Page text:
Nov 30, 2022Liked by Michele Hansen

I moved from the US to the Netherlands less than 3 months ago. All of these points ring true in my experience. The "Dutch Directness" as its colloquially referred to, is similar to the outspoken nature of Americans but with no mention of the shit sandwich. They are happy to tell you how they feel about any topic and leave it at that. No need to go back and forth and come to a consensus unless the situation requires it.

One thing that has surprised me is the transparency present in TrustPilot scores. I work for an eCommerce company that prides itself on a roughly 4.2⭐️ rating. In the US, I would expect a lot of effort to be spent getting that number up to 4.75+. But the Dutch view feedback differently. If customers are more likely to tell you when things are going poorly, it makes sense to expect a lower average score. In the US, we've both seen the product reviews on Amazon that say, "Fast shipping, but doesn't really work right, but it looks nice. 3/5".

The product doesn't work and you gave it a 3?!?! That dynamic doesn't exist here. On the other hand, we have some contract employees in an East Asian country with a wildly different view of hierarchy. It can be tough to switch your mode of thinking to be empathetic and effective when communicating critical feedback around performance and expectations.

Here is another book about this subject written by a friend of mine. It was a good read as we were considering immigrating away from the US. https://www.goodreads.com/book/show/13577633-subtle-differences-big-faux-pas

Expand full comment

This is an infinitely fascinating topic, and something that I'm struggling with now having moved from New Zealand to Germany this year.

While not represented in this book, I'd say that New Zealand takes a lot of the best and worst things from Australian (quite non-hierarchical imo, to the point that could be considered disrespectful to other cultures haha) and UK (painful beating around the bush) culture - then add that same Danish dimension of relatively few degrees of separation.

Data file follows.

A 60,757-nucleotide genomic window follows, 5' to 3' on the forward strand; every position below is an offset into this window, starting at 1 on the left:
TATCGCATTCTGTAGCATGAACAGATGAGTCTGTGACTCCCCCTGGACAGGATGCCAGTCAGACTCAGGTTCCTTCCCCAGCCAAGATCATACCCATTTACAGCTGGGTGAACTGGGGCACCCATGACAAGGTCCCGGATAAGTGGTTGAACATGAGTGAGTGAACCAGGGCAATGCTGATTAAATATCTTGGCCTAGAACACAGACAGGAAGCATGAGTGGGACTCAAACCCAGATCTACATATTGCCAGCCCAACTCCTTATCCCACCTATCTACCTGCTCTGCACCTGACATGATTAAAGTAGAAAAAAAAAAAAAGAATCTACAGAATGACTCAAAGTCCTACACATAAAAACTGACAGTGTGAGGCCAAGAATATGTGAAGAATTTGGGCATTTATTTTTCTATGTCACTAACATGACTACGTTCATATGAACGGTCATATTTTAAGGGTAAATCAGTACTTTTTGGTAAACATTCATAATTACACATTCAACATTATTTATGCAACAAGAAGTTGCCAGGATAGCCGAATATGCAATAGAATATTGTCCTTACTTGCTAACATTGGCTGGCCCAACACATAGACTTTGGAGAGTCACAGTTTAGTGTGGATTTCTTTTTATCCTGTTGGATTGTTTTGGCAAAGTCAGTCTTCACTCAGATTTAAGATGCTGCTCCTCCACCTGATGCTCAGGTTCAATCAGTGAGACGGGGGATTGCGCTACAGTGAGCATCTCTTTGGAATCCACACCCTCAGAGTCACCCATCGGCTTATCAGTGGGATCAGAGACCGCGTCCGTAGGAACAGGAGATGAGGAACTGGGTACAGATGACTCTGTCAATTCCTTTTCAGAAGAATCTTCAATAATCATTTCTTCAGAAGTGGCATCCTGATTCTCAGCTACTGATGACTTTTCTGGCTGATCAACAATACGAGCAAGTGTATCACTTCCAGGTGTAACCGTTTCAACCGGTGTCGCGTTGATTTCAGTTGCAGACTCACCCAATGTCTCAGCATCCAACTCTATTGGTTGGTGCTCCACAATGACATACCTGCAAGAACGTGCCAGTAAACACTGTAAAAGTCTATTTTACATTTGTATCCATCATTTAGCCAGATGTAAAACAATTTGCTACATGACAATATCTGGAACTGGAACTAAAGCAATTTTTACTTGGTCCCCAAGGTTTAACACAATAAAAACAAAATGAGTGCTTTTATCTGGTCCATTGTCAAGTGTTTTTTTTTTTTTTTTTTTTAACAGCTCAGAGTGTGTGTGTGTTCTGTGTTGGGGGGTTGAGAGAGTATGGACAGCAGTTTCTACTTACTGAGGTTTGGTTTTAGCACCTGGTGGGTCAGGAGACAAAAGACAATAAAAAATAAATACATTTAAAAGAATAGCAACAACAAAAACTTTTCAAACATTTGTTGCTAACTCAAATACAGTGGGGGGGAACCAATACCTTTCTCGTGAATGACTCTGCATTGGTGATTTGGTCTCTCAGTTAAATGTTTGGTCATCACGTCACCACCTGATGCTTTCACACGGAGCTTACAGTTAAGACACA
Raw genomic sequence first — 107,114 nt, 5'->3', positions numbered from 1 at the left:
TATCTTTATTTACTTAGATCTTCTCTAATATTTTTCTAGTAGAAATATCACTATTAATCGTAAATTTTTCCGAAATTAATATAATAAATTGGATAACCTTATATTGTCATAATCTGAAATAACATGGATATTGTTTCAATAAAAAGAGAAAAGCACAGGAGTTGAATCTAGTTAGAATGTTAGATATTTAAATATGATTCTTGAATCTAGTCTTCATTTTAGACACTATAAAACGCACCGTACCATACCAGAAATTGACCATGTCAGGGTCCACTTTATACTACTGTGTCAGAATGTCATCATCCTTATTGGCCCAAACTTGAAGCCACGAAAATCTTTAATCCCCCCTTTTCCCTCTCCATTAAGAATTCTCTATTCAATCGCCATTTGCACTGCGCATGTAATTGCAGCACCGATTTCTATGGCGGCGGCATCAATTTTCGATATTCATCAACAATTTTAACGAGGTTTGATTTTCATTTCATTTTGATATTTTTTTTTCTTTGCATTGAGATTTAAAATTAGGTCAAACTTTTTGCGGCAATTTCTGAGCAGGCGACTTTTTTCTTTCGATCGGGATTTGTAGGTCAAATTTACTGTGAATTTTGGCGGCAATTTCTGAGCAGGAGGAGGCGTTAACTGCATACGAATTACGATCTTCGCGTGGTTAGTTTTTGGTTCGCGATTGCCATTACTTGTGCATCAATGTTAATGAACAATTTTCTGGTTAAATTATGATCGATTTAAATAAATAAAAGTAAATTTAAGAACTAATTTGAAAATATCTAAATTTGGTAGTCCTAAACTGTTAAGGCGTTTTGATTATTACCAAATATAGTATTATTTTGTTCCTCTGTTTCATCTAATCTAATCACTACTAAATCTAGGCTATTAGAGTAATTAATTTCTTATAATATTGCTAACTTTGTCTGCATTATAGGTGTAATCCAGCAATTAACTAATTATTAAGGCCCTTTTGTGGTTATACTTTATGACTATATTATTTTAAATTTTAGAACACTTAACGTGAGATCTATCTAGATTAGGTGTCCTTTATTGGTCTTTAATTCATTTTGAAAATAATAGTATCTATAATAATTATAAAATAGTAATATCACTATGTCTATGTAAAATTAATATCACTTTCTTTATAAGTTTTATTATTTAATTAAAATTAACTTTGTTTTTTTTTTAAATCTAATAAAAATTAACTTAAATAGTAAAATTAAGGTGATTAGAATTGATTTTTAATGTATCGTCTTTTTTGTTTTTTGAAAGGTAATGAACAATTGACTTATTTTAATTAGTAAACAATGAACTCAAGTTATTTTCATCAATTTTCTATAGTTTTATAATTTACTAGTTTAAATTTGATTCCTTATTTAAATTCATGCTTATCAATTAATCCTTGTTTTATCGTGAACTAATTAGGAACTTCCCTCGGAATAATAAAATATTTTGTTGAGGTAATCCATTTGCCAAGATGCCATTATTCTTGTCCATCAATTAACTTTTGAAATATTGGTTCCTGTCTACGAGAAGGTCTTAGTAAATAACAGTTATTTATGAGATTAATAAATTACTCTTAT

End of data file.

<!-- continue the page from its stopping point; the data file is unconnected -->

In NZ, we definitely take hospitality and customer care fairly seriously. Service workers are baseline expected to be friendly, helpful, even to go out of their way a little to make you feel welcome (especially in a nicer establishment). There are obviously exceptions to this, but I think the rule generally holds.

This is categorically not my experience in Germany (at least, in Berlin). I've found the customer service baseline here to be...extremely MVP. Generally, you'll get what you need, but it's unlikely to be with a smile. That's fine by me! The points we really struggle with is when service is just... obtuse to the point you're not even sure this business really wants your custom. If you don't know exactly what you want, and how to ask for it, you are unlikely to get it. (You might even be blamed for not knowing :') )

For me, I think this is a big shift from being seen as a superior as a customer in NZ, to being seen as an equal here - plus a very high expectation for directness that's not so comfortable for Kiwis.

I haven't interviewed anyone here as I'm working remotely primarily with people in the UK, but it's been really interested seeing how this difference in cultures plays out with some of our clients from different EU countries as we start to expand.

Expand full comment